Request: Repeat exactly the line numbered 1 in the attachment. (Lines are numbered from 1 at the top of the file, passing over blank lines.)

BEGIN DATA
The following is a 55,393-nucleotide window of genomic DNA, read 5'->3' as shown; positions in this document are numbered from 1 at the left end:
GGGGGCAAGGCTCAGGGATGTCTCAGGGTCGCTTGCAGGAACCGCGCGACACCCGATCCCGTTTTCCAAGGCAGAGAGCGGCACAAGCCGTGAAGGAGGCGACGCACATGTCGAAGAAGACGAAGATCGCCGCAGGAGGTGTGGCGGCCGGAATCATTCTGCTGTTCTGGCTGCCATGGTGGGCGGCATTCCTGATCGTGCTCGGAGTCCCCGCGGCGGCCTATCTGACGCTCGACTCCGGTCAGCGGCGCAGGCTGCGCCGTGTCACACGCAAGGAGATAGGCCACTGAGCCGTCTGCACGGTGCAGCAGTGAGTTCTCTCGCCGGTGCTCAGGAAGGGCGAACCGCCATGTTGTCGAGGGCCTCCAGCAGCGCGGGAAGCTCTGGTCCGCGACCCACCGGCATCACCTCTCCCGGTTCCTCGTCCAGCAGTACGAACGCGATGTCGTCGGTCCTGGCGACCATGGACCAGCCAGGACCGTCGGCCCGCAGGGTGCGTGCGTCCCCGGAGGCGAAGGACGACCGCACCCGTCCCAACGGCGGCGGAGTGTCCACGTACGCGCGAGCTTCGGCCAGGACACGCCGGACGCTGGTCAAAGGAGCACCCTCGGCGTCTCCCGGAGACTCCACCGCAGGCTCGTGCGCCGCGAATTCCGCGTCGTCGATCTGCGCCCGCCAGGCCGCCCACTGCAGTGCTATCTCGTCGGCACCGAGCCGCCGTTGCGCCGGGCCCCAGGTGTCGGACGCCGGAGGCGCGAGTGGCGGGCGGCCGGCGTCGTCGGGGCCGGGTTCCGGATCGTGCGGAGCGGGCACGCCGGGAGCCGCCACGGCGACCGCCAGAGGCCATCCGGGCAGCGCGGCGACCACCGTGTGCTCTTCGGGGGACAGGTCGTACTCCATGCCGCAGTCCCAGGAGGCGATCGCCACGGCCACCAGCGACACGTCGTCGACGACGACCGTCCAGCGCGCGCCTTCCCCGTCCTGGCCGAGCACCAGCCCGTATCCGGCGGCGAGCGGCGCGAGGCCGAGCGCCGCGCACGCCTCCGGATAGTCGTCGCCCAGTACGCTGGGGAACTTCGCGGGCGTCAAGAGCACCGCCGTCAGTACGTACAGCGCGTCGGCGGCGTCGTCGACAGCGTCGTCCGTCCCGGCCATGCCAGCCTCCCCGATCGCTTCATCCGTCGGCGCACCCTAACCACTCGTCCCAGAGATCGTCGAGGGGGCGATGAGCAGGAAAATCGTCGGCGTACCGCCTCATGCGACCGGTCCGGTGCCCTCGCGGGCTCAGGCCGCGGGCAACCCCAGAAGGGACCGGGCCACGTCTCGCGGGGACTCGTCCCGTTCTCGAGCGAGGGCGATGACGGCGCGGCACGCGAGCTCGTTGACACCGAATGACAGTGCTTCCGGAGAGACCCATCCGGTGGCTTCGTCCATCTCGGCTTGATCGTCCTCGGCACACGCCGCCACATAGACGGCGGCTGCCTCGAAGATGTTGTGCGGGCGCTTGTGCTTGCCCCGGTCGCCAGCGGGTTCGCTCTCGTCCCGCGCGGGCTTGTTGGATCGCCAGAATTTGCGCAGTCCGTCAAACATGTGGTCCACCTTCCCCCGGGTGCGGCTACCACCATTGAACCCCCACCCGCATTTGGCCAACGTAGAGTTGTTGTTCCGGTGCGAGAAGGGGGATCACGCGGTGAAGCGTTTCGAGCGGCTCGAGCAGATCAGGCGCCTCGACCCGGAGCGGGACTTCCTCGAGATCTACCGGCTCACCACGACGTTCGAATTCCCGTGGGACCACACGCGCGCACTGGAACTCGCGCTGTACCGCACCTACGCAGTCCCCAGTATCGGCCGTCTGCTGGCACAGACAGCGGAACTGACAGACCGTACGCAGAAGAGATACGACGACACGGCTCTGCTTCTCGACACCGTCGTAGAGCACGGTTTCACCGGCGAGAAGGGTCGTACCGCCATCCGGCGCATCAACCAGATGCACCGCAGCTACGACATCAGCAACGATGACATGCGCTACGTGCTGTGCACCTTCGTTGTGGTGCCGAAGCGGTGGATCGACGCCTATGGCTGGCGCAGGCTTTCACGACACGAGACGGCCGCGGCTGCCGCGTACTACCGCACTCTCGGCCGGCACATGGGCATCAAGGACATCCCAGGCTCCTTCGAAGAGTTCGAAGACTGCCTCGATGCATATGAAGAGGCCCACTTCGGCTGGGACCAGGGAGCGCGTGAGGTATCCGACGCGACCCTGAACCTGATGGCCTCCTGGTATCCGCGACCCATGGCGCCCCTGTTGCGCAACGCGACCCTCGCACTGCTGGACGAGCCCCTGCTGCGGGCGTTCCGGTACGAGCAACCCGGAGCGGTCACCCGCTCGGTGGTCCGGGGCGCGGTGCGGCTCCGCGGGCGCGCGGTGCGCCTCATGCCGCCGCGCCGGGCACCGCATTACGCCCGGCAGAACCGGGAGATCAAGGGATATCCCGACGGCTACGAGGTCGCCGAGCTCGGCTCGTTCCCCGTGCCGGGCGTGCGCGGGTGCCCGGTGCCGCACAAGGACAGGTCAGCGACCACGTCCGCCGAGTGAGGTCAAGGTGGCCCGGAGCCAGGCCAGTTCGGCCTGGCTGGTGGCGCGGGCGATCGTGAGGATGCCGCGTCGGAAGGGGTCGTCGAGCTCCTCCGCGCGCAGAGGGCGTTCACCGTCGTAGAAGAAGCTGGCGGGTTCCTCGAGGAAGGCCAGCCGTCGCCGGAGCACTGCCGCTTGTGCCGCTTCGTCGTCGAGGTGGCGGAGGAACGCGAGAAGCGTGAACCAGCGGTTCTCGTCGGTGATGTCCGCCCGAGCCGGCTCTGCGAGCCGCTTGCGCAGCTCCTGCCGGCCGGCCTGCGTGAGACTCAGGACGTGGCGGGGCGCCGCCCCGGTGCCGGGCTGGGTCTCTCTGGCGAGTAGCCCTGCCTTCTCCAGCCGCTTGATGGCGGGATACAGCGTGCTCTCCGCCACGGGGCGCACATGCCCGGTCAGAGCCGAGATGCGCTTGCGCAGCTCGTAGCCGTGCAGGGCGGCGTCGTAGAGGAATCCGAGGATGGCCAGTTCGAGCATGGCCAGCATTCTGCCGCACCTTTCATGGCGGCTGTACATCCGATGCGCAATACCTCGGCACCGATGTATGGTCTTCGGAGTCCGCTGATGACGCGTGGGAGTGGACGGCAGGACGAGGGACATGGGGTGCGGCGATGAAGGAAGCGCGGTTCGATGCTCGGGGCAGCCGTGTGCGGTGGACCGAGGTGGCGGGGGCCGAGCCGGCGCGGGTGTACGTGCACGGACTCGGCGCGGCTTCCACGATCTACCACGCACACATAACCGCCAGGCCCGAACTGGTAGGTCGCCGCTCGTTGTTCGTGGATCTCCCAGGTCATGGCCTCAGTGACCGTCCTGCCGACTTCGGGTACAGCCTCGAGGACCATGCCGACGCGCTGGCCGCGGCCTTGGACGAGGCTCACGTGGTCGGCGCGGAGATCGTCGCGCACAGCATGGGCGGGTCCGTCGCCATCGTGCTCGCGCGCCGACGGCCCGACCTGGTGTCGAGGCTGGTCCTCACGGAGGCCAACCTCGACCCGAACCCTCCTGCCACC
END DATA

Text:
The following is a 55,393-nucleotide window of genomic DNA, read 5'->3' as shown; positions in this document are numbered from 1 at the left end: